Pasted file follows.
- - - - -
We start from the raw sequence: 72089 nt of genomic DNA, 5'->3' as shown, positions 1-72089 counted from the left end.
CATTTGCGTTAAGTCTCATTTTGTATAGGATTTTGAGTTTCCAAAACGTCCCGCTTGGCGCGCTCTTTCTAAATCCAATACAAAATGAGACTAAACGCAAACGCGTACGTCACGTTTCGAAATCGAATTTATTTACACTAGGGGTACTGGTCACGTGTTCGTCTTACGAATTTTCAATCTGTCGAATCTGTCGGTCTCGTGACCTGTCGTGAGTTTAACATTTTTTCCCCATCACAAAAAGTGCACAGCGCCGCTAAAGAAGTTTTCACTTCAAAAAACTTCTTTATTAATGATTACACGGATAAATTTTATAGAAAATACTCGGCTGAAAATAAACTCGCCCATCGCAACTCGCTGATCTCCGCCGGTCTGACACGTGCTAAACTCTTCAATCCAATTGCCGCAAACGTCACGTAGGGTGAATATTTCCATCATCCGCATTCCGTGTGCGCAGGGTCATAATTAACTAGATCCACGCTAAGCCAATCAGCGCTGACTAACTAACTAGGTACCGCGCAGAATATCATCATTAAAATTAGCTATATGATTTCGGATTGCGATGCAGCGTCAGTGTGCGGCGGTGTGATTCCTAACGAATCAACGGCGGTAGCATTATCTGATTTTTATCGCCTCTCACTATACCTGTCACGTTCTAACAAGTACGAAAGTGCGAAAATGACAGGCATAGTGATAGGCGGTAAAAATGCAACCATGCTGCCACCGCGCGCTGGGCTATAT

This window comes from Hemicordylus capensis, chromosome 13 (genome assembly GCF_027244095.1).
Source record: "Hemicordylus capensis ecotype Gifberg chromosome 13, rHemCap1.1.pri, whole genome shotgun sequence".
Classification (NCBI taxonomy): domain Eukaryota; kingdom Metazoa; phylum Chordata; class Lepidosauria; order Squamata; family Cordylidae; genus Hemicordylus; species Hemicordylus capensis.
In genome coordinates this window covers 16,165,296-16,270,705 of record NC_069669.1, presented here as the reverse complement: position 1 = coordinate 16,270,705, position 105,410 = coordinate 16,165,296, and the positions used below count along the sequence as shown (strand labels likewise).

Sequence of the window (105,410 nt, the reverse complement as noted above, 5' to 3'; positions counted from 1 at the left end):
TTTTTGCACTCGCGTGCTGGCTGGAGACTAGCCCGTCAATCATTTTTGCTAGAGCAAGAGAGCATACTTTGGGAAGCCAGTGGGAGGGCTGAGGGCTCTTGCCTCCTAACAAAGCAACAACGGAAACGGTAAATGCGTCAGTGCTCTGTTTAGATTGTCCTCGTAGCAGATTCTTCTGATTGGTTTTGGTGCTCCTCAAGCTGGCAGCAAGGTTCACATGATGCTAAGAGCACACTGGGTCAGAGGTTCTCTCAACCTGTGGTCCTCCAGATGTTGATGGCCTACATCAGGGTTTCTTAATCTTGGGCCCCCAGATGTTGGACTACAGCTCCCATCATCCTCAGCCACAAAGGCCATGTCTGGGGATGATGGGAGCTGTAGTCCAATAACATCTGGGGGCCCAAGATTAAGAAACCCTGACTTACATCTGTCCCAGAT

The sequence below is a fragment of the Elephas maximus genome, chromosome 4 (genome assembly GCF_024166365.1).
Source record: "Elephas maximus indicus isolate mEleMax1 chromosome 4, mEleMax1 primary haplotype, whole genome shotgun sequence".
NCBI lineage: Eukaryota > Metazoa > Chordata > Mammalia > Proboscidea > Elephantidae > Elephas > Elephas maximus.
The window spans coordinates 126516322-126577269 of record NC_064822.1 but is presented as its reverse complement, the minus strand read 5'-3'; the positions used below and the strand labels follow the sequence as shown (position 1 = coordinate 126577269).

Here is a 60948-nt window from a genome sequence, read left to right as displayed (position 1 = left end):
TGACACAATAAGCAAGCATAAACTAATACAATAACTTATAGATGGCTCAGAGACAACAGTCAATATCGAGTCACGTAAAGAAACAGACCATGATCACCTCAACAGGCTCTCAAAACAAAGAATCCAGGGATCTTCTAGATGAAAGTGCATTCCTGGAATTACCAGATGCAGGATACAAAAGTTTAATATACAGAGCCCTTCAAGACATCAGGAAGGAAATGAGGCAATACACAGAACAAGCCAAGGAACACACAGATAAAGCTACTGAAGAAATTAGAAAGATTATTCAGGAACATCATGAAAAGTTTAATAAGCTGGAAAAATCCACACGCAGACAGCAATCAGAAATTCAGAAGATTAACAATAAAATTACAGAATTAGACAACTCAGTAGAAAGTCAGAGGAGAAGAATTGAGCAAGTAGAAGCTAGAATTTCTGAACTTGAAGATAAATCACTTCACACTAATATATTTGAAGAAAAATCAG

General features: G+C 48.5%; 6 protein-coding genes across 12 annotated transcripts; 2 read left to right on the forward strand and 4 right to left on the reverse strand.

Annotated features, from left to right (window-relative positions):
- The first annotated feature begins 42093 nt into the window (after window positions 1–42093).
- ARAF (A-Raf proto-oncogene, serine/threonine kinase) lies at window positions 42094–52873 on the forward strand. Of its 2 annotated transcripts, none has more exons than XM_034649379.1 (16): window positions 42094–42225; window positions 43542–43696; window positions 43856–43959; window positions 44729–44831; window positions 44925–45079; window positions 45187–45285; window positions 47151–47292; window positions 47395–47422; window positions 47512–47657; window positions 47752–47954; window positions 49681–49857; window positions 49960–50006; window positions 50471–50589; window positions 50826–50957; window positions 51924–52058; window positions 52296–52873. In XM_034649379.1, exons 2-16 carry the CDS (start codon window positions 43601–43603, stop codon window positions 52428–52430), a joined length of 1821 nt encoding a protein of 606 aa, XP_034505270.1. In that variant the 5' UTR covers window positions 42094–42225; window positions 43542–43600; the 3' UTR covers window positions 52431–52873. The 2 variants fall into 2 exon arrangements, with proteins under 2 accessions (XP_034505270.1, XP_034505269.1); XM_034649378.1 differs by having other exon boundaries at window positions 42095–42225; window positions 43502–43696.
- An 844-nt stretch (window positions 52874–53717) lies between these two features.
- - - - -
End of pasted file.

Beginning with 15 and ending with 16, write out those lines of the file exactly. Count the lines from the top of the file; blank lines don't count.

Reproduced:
General features: G+C 48.5%; 6 protein-coding genes across 12 annotated transcripts; 2 read left to right on the forward strand and 4 right to left on the reverse strand.

Annotated features, from left to right (window-relative positions):